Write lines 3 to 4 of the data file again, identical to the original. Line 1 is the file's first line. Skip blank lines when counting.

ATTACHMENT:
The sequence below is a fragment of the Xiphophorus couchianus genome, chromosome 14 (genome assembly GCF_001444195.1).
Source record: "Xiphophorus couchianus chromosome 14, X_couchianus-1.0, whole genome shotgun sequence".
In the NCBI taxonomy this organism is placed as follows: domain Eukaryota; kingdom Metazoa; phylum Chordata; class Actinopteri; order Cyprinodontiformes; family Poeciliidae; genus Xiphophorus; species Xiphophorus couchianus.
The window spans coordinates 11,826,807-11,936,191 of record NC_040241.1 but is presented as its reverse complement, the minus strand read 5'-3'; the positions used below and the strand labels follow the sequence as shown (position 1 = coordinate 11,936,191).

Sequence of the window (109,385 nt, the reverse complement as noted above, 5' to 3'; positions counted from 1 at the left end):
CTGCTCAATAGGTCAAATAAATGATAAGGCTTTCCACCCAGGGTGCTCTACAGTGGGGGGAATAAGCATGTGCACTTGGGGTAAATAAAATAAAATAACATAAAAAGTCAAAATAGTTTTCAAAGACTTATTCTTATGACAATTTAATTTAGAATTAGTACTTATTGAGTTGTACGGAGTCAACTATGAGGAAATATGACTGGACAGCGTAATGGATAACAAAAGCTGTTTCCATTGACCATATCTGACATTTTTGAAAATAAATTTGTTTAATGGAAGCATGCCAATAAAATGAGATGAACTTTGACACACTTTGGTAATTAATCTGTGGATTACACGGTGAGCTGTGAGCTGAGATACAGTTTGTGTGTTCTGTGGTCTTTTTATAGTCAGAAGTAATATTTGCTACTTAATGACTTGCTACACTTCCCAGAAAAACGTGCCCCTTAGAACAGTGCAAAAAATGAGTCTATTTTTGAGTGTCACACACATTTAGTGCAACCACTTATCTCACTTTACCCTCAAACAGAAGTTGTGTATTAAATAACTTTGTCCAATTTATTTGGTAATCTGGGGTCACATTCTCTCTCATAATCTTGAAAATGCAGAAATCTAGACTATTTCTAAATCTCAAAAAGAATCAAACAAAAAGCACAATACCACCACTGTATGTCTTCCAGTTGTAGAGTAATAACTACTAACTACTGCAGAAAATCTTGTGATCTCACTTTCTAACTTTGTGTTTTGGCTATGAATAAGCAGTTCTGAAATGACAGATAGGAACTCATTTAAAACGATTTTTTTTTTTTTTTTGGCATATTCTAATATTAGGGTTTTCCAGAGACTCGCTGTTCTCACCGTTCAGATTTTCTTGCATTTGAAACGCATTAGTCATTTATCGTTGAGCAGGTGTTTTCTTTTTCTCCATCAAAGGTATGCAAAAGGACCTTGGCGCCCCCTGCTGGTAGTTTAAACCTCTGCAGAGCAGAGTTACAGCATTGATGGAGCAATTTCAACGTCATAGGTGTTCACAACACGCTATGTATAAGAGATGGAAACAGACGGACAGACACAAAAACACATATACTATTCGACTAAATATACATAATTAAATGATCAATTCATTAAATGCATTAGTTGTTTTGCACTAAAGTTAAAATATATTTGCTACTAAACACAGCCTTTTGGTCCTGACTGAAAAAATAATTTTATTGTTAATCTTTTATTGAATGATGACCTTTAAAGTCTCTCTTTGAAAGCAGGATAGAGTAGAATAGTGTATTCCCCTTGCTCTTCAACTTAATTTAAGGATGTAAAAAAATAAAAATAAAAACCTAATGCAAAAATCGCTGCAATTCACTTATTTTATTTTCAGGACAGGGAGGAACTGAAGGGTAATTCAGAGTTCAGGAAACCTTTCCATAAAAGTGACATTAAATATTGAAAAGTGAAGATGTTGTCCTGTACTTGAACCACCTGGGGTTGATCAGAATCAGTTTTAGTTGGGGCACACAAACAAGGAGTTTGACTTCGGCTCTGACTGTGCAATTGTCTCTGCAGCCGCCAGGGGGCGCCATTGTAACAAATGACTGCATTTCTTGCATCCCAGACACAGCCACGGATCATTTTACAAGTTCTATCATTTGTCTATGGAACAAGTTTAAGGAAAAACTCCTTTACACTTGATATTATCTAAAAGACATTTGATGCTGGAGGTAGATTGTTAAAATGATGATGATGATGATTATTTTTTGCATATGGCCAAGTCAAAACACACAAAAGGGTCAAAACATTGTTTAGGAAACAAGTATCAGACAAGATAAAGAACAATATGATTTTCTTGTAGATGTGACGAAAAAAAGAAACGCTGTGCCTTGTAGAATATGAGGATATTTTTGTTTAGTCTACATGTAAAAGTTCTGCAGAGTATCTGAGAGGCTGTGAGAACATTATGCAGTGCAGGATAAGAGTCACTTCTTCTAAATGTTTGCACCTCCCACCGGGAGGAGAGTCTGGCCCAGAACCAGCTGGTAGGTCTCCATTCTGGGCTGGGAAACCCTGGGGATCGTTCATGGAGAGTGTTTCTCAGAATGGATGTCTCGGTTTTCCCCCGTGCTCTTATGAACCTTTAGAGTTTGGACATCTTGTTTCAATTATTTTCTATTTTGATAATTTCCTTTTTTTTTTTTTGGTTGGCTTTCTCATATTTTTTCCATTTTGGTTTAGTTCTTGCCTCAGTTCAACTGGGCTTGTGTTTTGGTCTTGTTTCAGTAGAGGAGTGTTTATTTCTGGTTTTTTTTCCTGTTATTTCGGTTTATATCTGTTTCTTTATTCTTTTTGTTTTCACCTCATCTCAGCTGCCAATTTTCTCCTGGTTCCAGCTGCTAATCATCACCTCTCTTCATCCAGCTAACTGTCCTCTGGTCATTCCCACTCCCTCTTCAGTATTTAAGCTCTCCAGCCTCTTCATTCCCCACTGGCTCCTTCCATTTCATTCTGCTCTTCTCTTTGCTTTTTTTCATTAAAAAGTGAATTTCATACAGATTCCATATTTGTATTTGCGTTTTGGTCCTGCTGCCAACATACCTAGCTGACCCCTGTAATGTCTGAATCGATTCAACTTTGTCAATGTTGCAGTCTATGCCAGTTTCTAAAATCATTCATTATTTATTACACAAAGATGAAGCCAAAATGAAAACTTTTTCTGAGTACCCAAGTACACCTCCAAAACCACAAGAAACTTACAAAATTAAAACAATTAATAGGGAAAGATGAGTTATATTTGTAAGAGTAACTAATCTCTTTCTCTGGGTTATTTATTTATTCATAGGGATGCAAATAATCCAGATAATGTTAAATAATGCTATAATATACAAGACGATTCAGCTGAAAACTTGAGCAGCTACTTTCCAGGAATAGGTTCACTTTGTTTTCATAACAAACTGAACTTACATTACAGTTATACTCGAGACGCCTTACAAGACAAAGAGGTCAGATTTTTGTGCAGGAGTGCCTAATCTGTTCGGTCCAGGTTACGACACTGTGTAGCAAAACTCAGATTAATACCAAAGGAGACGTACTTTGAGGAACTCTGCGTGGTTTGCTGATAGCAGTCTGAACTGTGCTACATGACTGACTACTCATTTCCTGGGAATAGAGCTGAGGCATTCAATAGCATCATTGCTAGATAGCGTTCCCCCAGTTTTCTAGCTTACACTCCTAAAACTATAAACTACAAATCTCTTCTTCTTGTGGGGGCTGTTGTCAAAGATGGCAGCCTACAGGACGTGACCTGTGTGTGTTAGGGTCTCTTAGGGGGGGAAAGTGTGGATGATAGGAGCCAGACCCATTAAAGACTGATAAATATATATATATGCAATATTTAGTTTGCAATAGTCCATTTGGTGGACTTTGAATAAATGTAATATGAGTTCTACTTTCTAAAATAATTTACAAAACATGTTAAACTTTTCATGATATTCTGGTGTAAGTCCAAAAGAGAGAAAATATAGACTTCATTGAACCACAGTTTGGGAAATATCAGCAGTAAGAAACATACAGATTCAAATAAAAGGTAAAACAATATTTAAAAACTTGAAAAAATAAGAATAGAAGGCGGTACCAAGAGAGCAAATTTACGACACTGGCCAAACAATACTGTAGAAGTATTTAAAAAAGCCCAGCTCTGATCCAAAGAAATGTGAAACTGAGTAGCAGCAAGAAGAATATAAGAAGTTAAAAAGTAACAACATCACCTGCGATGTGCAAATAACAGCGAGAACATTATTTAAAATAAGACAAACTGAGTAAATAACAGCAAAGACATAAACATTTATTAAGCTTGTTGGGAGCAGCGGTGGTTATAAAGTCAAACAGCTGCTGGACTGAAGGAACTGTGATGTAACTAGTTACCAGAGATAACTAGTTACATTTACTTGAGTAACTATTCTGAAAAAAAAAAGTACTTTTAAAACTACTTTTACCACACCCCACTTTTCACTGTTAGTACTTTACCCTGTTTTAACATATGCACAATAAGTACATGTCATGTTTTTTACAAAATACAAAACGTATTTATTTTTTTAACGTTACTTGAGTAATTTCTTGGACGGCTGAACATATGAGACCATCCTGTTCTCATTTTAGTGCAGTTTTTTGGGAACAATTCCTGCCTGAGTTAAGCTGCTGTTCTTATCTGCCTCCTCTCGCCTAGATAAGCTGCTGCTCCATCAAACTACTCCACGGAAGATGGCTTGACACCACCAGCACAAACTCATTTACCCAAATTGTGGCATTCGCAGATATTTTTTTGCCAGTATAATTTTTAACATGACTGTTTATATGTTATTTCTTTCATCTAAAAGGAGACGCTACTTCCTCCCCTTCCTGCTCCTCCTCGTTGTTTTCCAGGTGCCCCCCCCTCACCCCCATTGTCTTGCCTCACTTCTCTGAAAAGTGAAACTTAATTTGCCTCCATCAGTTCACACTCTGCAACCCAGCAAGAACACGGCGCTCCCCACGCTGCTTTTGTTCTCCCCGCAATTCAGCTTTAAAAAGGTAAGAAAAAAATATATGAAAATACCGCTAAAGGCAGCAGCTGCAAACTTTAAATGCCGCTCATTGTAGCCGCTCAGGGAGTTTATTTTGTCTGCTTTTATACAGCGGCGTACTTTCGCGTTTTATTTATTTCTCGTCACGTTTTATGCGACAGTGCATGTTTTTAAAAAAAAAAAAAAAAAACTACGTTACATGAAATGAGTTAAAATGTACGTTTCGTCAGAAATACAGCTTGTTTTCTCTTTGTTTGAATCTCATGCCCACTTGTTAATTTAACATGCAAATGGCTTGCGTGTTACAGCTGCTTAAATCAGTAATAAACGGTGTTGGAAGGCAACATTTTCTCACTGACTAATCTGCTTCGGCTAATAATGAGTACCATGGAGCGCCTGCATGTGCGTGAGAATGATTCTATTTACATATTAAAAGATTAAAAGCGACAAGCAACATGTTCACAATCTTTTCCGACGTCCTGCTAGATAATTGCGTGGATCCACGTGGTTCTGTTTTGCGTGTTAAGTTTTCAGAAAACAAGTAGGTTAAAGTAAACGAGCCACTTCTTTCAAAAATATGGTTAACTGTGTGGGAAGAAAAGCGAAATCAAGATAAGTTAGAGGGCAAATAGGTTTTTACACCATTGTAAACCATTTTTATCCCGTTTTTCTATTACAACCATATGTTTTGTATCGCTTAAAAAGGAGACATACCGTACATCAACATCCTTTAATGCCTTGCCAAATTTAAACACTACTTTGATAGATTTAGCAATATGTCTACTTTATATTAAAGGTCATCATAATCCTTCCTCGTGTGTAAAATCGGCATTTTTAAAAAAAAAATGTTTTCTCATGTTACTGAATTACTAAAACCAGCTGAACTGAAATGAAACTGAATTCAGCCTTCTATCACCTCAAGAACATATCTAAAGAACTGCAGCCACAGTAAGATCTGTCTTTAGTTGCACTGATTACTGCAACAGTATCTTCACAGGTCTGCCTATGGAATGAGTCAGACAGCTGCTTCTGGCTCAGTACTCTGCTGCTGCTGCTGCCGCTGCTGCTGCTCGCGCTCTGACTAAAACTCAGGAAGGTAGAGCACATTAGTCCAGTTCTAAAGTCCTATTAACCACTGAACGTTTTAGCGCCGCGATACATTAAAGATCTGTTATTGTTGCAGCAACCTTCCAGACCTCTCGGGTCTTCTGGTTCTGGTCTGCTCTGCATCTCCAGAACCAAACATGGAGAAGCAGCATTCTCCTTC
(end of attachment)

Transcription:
In the NCBI taxonomy this organism is placed as follows: domain Eukaryota; kingdom Metazoa; phylum Chordata; class Actinopteri; order Cyprinodontiformes; family Poeciliidae; genus Xiphophorus; species Xiphophorus couchianus.
The window spans coordinates 11,826,807-11,936,191 of record NC_040241.1 but is presented as its reverse complement, the minus strand read 5'-3'; the positions used below and the strand labels follow the sequence as shown (position 1 = coordinate 11,936,191).